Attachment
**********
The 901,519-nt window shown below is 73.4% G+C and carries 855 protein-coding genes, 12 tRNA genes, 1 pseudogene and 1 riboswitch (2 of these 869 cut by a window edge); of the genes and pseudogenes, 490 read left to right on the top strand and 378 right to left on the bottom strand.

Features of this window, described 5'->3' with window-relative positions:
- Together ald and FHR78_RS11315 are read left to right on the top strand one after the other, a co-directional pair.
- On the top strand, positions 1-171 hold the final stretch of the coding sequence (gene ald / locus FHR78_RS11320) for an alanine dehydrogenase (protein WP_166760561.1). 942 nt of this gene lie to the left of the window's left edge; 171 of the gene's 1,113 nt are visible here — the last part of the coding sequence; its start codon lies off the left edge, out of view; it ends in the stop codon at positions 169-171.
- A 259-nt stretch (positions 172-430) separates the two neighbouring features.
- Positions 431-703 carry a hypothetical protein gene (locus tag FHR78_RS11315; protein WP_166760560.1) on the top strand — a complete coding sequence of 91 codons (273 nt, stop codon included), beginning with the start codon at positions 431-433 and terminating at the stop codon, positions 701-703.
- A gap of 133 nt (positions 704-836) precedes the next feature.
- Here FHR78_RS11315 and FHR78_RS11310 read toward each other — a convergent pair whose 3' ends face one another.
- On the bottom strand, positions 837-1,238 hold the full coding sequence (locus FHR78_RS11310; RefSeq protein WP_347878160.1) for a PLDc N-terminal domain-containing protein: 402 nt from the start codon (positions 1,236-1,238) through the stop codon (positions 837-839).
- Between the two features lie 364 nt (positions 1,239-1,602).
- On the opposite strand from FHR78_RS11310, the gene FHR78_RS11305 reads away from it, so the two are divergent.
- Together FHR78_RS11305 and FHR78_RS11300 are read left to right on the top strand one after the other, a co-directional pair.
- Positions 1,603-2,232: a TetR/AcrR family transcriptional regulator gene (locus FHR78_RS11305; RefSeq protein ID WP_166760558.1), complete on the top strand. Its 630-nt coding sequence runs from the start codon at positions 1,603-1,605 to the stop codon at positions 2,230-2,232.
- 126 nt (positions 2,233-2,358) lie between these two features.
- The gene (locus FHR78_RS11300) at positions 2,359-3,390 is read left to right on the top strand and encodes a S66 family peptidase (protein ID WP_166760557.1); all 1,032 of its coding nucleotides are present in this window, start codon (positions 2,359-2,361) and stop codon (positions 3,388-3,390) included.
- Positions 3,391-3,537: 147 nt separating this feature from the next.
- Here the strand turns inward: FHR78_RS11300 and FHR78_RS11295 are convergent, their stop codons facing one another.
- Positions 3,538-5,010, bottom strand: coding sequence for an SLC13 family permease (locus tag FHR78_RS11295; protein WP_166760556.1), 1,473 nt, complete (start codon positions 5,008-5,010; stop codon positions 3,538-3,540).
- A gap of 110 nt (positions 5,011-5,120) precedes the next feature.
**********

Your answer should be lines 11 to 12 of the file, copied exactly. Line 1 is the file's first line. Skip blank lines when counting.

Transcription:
- On the opposite strand from FHR78_RS11310, the gene FHR78_RS11305 reads away from it, so the two are divergent.
- Together FHR78_RS11305 and FHR78_RS11300 are read left to right on the top strand one after the other, a co-directional pair.